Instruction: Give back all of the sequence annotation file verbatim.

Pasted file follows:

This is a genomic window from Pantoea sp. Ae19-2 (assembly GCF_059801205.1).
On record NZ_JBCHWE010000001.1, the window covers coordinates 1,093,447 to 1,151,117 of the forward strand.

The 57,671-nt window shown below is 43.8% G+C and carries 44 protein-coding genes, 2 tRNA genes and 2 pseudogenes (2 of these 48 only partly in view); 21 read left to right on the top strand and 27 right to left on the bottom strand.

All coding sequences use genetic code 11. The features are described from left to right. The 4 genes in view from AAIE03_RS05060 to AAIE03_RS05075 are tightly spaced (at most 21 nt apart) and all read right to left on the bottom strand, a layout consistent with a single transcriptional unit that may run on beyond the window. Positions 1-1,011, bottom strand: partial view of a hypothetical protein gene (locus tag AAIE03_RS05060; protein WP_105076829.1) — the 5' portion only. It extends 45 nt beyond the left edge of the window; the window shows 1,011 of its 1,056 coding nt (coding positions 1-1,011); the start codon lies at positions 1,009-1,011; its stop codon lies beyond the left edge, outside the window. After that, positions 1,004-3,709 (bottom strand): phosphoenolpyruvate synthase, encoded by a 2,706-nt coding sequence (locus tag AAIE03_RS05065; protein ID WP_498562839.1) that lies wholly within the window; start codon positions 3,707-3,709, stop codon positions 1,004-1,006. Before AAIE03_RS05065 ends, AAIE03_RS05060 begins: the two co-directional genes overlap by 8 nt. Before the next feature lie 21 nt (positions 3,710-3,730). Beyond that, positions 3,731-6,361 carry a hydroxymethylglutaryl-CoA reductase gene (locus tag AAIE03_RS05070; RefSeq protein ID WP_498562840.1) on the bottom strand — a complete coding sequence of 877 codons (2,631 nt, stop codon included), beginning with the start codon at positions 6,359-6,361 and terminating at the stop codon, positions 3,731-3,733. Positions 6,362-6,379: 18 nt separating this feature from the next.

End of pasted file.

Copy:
This is a genomic window from Pantoea sp. Ae19-2 (assembly GCF_059801205.1).
On record NZ_JBCHWE010000001.1, the window covers coordinates 1,093,447 to 1,151,117 of the forward strand.

The 57,671-nt window shown below is 43.8% G+C and carries 44 protein-coding genes, 2 tRNA genes and 2 pseudogenes (2 of these 48 only partly in view); 21 read left to right on the top strand and 27 right to left on the bottom strand.

All coding sequences use genetic code 11. The features are described from left to right. The 4 genes in view from AAIE03_RS05060 to AAIE03_RS05075 are tightly spaced (at most 21 nt apart) and all read right to left on the bottom strand, a layout consistent with a single transcriptional unit that may run on beyond the window. Positions 1-1,011, bottom strand: partial view of a hypothetical protein gene (locus tag AAIE03_RS05060; protein WP_105076829.1) — the 5' portion only. It extends 45 nt beyond the left edge of the window; the window shows 1,011 of its 1,056 coding nt (coding positions 1-1,011); the start codon lies at positions 1,009-1,011; its stop codon lies beyond the left edge, outside the window. After that, positions 1,004-3,709 (bottom strand): phosphoenolpyruvate synthase, encoded by a 2,706-nt coding sequence (locus tag AAIE03_RS05065; protein ID WP_498562839.1) that lies wholly within the window; start codon positions 3,707-3,709, stop codon positions 1,004-1,006. Before AAIE03_RS05065 ends, AAIE03_RS05060 begins: the two co-directional genes overlap by 8 nt. Before the next feature lie 21 nt (positions 3,710-3,730). Beyond that, positions 3,731-6,361 carry a hydroxymethylglutaryl-CoA reductase gene (locus tag AAIE03_RS05070; RefSeq protein ID WP_498562840.1) on the bottom strand — a complete coding sequence of 877 codons (2,631 nt, stop codon included), beginning with the start codon at positions 6,359-6,361 and terminating at the stop codon, positions 3,731-3,733. Positions 6,362-6,379: 18 nt separating this feature from the next.